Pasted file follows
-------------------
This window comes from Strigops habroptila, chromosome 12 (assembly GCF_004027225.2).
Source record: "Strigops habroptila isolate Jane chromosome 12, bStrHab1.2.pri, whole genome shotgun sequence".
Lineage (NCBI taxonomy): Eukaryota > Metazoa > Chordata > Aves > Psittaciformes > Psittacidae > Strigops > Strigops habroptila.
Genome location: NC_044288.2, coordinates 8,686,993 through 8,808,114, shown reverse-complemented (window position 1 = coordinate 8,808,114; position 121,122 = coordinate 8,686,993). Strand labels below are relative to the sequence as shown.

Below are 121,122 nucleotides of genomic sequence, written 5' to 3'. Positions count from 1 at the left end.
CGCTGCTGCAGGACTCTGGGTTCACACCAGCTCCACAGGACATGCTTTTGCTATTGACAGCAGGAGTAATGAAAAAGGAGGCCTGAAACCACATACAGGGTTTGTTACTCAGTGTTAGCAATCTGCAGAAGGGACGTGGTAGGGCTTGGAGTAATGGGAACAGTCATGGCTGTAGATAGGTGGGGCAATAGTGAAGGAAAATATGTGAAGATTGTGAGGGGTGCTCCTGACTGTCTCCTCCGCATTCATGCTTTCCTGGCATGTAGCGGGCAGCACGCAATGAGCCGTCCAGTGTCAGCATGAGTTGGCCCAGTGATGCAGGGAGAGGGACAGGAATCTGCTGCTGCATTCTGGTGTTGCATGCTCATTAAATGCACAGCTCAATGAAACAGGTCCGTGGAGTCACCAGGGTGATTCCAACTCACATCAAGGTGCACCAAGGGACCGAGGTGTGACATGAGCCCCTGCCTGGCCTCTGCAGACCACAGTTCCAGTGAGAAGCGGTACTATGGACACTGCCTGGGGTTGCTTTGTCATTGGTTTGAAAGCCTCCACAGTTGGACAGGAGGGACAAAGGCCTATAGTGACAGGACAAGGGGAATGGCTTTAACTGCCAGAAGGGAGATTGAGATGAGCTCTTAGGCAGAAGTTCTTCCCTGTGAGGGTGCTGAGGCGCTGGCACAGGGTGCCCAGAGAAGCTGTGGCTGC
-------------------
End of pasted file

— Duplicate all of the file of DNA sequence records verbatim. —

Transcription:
This window comes from Strigops habroptila, chromosome 12 (assembly GCF_004027225.2).
Source record: "Strigops habroptila isolate Jane chromosome 12, bStrHab1.2.pri, whole genome shotgun sequence".
Lineage (NCBI taxonomy): Eukaryota > Metazoa > Chordata > Aves > Psittaciformes > Psittacidae > Strigops > Strigops habroptila.
Genome location: NC_044288.2, coordinates 8,686,993 through 8,808,114, shown reverse-complemented (window position 1 = coordinate 8,808,114; position 121,122 = coordinate 8,686,993). Strand labels below are relative to the sequence as shown.

Below are 121,122 nucleotides of genomic sequence, written 5' to 3'. Positions count from 1 at the left end.
CGCTGCTGCAGGACTCTGGGTTCACACCAGCTCCACAGGACATGCTTTTGCTATTGACAGCAGGAGTAATGAAAAAGGAGGCCTGAAACCACATACAGGGTTTGTTACTCAGTGTTAGCAATCTGCAGAAGGGACGTGGTAGGGCTTGGAGTAATGGGAACAGTCATGGCTGTAGATAGGTGGGGCAATAGTGAAGGAAAATATGTGAAGATTGTGAGGGGTGCTCCTGACTGTCTCCTCCGCATTCATGCTTTCCTGGCATGTAGCGGGCAGCACGCAATGAGCCGTCCAGTGTCAGCATGAGTTGGCCCAGTGATGCAGGGAGAGGGACAGGAATCTGCTGCTGCATTCTGGTGTTGCATGCTCATTAAATGCACAGCTCAATGAAACAGGTCCGTGGAGTCACCAGGGTGATTCCAACTCACATCAAGGTGCACCAAGGGACCGAGGTGTGACATGAGCCCCTGCCTGGCCTCTGCAGACCACAGTTCCAGTGAGAAGCGGTACTATGGACACTGCCTGGGGTTGCTTTGTCATTGGTTTGAAAGCCTCCACAGTTGGACAGGAGGGACAAAGGCCTATAGTGACAGGACAAGGGGAATGGCTTTAACTGCCAGAAGGGAGATTGAGATGAGCTCTTAGGCAGAAGTTCTTCCCTGTGAGGGTGCTGAGGCGCTGGCACAGGGTGCCCAGAGAAGCTGTGGCTGC